Commercial use of Röyksopp’s “Eple”, Films where Scott McKenzie’s San Francisco (Be Sure to Wear Flowers in Your Hair) appears, Roy Orbison’s “California Blue”.
The song’s title comes from the Norwegian word for apple. The song was licensed by Apple and used as the introduction music for the Mac OS X v10.3 Setup Assistant. It was also used on Sky One’s gaming show Gamezville as background music during the opening of the show. The track is also used as background music on the UK television programme The Kevin Bishop Show, in which a man called Gary in one of its sketches pretends to be a radio announcer, only to the annoyance of his girlfriend.
A small snippet of the song also is used for the station ID for American public television station KLRU, as well as for their identical production logo featured at the end of their productions such as Austin City Limits.
The single was used to accompany a television TestCard in the UK during 2001.
The song is the background music heard in a video made by Volvo called “Vision 2020” in which it showed off future semi truck concepts.
The lyrics of the song tell the listeners, “If you’re going to San Francisco, be sure to wear some flowers in your hair”. Due to the difference between the lyrics and the actual title, the title is often quoted as “San Francisco (Be Sure to Wear Some Flowers in Your Hair)”. “San Francisco,” released on May 13, 1967, was an instant hit. By the week ending July 1, 1967, it reached the number four spot on the Billboard Hot 100 in the USA, where it remained for four consecutive weeks. Meanwhile, the song rose to number one in the UK Singles Chart, and most of Europe. The single is purported to have sold over seven million copies worldwide.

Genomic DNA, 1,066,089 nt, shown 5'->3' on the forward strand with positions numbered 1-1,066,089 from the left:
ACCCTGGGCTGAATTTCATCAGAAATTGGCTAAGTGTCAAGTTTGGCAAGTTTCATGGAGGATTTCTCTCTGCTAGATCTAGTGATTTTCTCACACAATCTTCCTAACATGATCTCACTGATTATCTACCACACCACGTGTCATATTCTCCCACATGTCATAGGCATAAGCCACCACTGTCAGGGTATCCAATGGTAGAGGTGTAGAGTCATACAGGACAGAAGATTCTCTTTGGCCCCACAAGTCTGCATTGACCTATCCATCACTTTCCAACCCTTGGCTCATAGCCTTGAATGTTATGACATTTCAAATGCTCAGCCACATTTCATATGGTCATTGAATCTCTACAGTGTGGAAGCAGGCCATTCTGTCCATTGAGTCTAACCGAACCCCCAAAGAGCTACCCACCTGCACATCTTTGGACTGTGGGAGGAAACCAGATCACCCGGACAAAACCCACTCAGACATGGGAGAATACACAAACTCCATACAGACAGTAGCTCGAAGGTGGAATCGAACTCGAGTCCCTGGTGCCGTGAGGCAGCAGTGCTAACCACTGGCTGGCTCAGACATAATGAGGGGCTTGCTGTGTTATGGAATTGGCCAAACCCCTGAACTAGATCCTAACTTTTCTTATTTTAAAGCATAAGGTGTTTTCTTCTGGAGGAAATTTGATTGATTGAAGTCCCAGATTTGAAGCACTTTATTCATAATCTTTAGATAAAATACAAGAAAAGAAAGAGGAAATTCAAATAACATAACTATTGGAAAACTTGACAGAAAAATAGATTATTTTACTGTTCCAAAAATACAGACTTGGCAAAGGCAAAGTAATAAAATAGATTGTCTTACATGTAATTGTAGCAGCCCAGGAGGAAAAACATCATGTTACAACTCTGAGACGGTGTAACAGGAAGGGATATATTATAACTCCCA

Phillips reported writing the song in about 20 minutes. The song is credited with bringing thousands of young people to San Francisco, California, during the late 1960s.
In Central Europe, young people adopted “San Francisco” as an anthem for freedom, and it was widely played during Czechoslovakia’s 1968 Prague Spring uprising.
The song has been featured in several films, including Frantic, The Rock, and Forrest Gump. Episode 2 in season 1 of “Getting On (U.S. TV series)” featured the song, as it was sung by one of the patients and was used over the episode’s closing credits. It was also played occasionally by Led Zeppelin as part of the improvised section in the middle of “Dazed and Confused”. U2’s Bono also led the audience in singing this song during their PopMart performances in the San Francisco Bay Area on June 18 and 19, 1997.